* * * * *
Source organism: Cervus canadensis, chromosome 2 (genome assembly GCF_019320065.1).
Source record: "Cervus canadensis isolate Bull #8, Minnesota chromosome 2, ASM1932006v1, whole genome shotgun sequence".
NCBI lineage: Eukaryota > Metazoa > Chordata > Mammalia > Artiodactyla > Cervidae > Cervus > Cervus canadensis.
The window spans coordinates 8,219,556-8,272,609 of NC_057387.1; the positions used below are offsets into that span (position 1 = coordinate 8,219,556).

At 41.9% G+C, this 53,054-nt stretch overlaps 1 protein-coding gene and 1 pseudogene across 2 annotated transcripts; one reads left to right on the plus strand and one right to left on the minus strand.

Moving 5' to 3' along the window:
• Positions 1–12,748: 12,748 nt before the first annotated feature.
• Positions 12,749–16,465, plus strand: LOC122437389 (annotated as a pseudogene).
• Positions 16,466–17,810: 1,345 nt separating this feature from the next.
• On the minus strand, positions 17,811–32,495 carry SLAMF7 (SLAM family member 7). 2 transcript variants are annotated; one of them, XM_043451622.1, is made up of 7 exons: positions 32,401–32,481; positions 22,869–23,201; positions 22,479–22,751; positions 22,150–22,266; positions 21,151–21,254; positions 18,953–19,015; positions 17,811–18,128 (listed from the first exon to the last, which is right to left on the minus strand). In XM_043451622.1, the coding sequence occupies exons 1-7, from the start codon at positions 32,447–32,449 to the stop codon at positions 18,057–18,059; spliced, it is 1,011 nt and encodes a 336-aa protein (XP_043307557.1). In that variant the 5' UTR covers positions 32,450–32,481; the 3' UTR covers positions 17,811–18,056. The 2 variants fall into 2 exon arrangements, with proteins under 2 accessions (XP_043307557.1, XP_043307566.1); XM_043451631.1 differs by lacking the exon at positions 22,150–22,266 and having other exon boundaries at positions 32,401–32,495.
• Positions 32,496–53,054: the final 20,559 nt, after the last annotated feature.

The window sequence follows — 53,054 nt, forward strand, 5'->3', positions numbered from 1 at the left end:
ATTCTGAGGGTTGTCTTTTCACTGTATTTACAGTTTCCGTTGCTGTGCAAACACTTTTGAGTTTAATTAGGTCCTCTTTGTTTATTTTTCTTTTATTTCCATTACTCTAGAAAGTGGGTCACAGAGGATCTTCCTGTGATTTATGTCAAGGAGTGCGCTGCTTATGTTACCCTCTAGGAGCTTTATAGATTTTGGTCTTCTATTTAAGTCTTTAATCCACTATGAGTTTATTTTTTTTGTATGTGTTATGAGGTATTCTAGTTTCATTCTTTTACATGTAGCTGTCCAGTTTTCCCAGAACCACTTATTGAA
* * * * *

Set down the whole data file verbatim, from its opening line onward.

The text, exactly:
Source organism: Cervus canadensis, chromosome 2 (genome assembly GCF_019320065.1).
Source record: "Cervus canadensis isolate Bull #8, Minnesota chromosome 2, ASM1932006v1, whole genome shotgun sequence".
NCBI lineage: Eukaryota > Metazoa > Chordata > Mammalia > Artiodactyla > Cervidae > Cervus > Cervus canadensis.
The window spans coordinates 8,219,556-8,272,609 of NC_057387.1; the positions used below are offsets into that span (position 1 = coordinate 8,219,556).

At 41.9% G+C, this 53,054-nt stretch overlaps 1 protein-coding gene and 1 pseudogene across 2 annotated transcripts; one reads left to right on the plus strand and one right to left on the minus strand.

Moving 5' to 3' along the window:
• Positions 1–12,748: 12,748 nt before the first annotated feature.
• Positions 12,749–16,465, plus strand: LOC122437389 (annotated as a pseudogene).
• Positions 16,466–17,810: 1,345 nt separating this feature from the next.
• On the minus strand, positions 17,811–32,495 carry SLAMF7 (SLAM family member 7). 2 transcript variants are annotated; one of them, XM_043451622.1, is made up of 7 exons: positions 32,401–32,481; positions 22,869–23,201; positions 22,479–22,751; positions 22,150–22,266; positions 21,151–21,254; positions 18,953–19,015; positions 17,811–18,128 (listed from the first exon to the last, which is right to left on the minus strand). In XM_043451622.1, the coding sequence occupies exons 1-7, from the start codon at positions 32,447–32,449 to the stop codon at positions 18,057–18,059; spliced, it is 1,011 nt and encodes a 336-aa protein (XP_043307557.1). In that variant the 5' UTR covers positions 32,450–32,481; the 3' UTR covers positions 17,811–18,056. The 2 variants fall into 2 exon arrangements, with proteins under 2 accessions (XP_043307557.1, XP_043307566.1); XM_043451631.1 differs by lacking the exon at positions 22,150–22,266 and having other exon boundaries at positions 32,401–32,495.
• Positions 32,496–53,054: the final 20,559 nt, after the last annotated feature.

The window sequence follows — 53,054 nt, forward strand, 5'->3', positions numbered from 1 at the left end:
ATTCTGAGGGTTGTCTTTTCACTGTATTTACAGTTTCCGTTGCTGTGCAAACACTTTTGAGTTTAATTAGGTCCTCTTTGTTTATTTTTCTTTTATTTCCATTACTCTAGAAAGTGGGTCACAGAGGATCTTCCTGTGATTTATGTCAAGGAGTGCGCTGCTTATGTTACCCTCTAGGAGCTTTATAGATTTTGGTCTTCTATTTAAGTCTTTAATCCACTATGAGTTTATTTTTTTTGTATGTGTTATGAGGTATTCTAGTTTCATTCTTTTACATGTAGCTGTCCAGTTTTCCCAGAACCACTTATTGAA